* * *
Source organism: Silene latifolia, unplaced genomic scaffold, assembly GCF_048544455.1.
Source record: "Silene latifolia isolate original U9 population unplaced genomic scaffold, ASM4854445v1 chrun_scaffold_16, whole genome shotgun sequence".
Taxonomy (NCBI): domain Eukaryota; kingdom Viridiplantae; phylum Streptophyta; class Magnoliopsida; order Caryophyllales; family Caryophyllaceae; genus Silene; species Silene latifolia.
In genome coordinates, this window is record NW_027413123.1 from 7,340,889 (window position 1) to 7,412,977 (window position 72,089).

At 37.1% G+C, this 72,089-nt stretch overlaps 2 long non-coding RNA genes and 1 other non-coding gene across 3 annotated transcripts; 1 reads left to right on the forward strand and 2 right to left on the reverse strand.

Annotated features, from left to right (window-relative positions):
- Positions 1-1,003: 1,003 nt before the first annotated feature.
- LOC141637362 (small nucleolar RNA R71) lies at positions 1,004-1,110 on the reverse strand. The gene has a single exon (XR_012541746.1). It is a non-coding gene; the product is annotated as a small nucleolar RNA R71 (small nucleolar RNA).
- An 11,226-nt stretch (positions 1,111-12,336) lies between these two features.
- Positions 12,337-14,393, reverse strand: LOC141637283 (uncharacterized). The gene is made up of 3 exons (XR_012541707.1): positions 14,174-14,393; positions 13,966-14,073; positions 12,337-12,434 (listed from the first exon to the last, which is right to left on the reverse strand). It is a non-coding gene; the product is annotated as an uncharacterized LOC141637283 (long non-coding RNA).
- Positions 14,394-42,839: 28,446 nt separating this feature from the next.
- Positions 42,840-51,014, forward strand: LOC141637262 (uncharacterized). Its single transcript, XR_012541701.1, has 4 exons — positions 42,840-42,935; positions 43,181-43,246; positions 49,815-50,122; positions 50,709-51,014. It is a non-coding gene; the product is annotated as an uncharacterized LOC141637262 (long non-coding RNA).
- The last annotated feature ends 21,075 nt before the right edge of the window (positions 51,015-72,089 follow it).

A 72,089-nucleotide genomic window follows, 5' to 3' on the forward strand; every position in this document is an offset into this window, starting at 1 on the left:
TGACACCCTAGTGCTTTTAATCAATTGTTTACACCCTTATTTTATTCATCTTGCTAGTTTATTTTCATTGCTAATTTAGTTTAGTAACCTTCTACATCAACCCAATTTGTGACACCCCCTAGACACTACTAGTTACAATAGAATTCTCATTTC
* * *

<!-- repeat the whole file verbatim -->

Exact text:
Source organism: Silene latifolia, unplaced genomic scaffold, assembly GCF_048544455.1.
Source record: "Silene latifolia isolate original U9 population unplaced genomic scaffold, ASM4854445v1 chrun_scaffold_16, whole genome shotgun sequence".
Taxonomy (NCBI): domain Eukaryota; kingdom Viridiplantae; phylum Streptophyta; class Magnoliopsida; order Caryophyllales; family Caryophyllaceae; genus Silene; species Silene latifolia.
In genome coordinates, this window is record NW_027413123.1 from 7,340,889 (window position 1) to 7,412,977 (window position 72,089).

At 37.1% G+C, this 72,089-nt stretch overlaps 2 long non-coding RNA genes and 1 other non-coding gene across 3 annotated transcripts; 1 reads left to right on the forward strand and 2 right to left on the reverse strand.

Annotated features, from left to right (window-relative positions):
- Positions 1-1,003: 1,003 nt before the first annotated feature.
- LOC141637362 (small nucleolar RNA R71) lies at positions 1,004-1,110 on the reverse strand. The gene has a single exon (XR_012541746.1). It is a non-coding gene; the product is annotated as a small nucleolar RNA R71 (small nucleolar RNA).
- An 11,226-nt stretch (positions 1,111-12,336) lies between these two features.
- Positions 12,337-14,393, reverse strand: LOC141637283 (uncharacterized). The gene is made up of 3 exons (XR_012541707.1): positions 14,174-14,393; positions 13,966-14,073; positions 12,337-12,434 (listed from the first exon to the last, which is right to left on the reverse strand). It is a non-coding gene; the product is annotated as an uncharacterized LOC141637283 (long non-coding RNA).
- Positions 14,394-42,839: 28,446 nt separating this feature from the next.
- Positions 42,840-51,014, forward strand: LOC141637262 (uncharacterized). Its single transcript, XR_012541701.1, has 4 exons — positions 42,840-42,935; positions 43,181-43,246; positions 49,815-50,122; positions 50,709-51,014. It is a non-coding gene; the product is annotated as an uncharacterized LOC141637262 (long non-coding RNA).
- The last annotated feature ends 21,075 nt before the right edge of the window (positions 51,015-72,089 follow it).

A 72,089-nucleotide genomic window follows, 5' to 3' on the forward strand; every position in this document is an offset into this window, starting at 1 on the left:
TGACACCCTAGTGCTTTTAATCAATTGTTTACACCCTTATTTTATTCATCTTGCTAGTTTATTTTCATTGCTAATTTAGTTTAGTAACCTTCTACATCAACCCAATTTGTGACACCCCCTAGACACTACTAGTTACAATAGAATTCTCATTTC